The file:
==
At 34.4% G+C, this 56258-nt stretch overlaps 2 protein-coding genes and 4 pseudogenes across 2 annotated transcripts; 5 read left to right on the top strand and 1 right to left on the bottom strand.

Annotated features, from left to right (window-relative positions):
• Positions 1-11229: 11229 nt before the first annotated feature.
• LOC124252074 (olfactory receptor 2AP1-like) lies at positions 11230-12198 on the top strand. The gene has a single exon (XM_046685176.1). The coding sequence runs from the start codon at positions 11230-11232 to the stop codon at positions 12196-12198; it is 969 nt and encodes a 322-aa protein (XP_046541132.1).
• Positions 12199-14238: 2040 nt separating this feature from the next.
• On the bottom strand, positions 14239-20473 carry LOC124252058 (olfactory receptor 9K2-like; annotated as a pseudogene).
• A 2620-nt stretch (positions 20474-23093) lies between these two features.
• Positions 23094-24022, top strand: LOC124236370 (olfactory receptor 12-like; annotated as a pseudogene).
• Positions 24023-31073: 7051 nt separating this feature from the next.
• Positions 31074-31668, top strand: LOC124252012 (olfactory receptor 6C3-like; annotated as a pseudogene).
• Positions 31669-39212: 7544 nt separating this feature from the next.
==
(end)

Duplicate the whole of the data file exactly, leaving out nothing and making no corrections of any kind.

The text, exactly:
At 34.4% G+C, this 56258-nt stretch overlaps 2 protein-coding genes and 4 pseudogenes across 2 annotated transcripts; 5 read left to right on the top strand and 1 right to left on the bottom strand.

Annotated features, from left to right (window-relative positions):
• Positions 1-11229: 11229 nt before the first annotated feature.
• LOC124252074 (olfactory receptor 2AP1-like) lies at positions 11230-12198 on the top strand. The gene has a single exon (XM_046685176.1). The coding sequence runs from the start codon at positions 11230-11232 to the stop codon at positions 12196-12198; it is 969 nt and encodes a 322-aa protein (XP_046541132.1).
• Positions 12199-14238: 2040 nt separating this feature from the next.
• On the bottom strand, positions 14239-20473 carry LOC124252058 (olfactory receptor 9K2-like; annotated as a pseudogene).
• A 2620-nt stretch (positions 20474-23093) lies between these two features.
• Positions 23094-24022, top strand: LOC124236370 (olfactory receptor 12-like; annotated as a pseudogene).
• Positions 24023-31073: 7051 nt separating this feature from the next.
• Positions 31074-31668, top strand: LOC124252012 (olfactory receptor 6C3-like; annotated as a pseudogene).
• Positions 31669-39212: 7544 nt separating this feature from the next.